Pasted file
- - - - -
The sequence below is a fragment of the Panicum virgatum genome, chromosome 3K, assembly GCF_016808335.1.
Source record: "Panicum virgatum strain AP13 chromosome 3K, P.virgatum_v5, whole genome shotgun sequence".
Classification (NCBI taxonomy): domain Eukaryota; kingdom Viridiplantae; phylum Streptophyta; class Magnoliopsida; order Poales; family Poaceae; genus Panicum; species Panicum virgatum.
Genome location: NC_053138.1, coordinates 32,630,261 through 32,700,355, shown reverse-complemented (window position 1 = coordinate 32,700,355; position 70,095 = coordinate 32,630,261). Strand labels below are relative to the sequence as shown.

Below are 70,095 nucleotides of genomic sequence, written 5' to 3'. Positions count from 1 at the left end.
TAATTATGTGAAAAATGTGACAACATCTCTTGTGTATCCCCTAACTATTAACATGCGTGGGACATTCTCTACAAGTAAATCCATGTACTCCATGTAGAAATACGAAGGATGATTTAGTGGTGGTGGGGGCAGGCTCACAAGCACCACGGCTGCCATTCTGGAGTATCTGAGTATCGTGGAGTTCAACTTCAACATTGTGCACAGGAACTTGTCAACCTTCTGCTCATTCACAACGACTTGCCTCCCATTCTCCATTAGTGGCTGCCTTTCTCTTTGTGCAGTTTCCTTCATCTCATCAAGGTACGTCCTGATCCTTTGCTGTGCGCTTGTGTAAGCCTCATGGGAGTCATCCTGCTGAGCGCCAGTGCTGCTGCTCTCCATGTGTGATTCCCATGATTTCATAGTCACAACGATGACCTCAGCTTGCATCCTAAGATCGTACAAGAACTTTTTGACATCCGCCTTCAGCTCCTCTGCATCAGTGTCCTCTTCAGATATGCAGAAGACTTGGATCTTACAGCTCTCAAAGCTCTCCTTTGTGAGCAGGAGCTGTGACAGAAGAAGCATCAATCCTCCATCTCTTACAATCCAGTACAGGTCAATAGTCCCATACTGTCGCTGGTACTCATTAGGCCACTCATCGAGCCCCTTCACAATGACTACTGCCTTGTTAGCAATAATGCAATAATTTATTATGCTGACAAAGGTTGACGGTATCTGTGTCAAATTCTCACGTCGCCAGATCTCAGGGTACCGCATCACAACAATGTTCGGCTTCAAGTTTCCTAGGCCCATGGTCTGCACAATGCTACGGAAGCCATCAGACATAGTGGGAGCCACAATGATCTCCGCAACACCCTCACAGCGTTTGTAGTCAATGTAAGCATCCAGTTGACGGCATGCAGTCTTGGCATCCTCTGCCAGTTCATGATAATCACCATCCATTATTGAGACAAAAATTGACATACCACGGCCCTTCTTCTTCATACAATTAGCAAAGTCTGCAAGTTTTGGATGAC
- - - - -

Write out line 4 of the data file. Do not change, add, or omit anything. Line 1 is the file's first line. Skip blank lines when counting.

Genome location: NC_053138.1, coordinates 32,630,261 through 32,700,355, shown reverse-complemented (window position 1 = coordinate 32,700,355; position 70,095 = coordinate 32,630,261). Strand labels below are relative to the sequence as shown.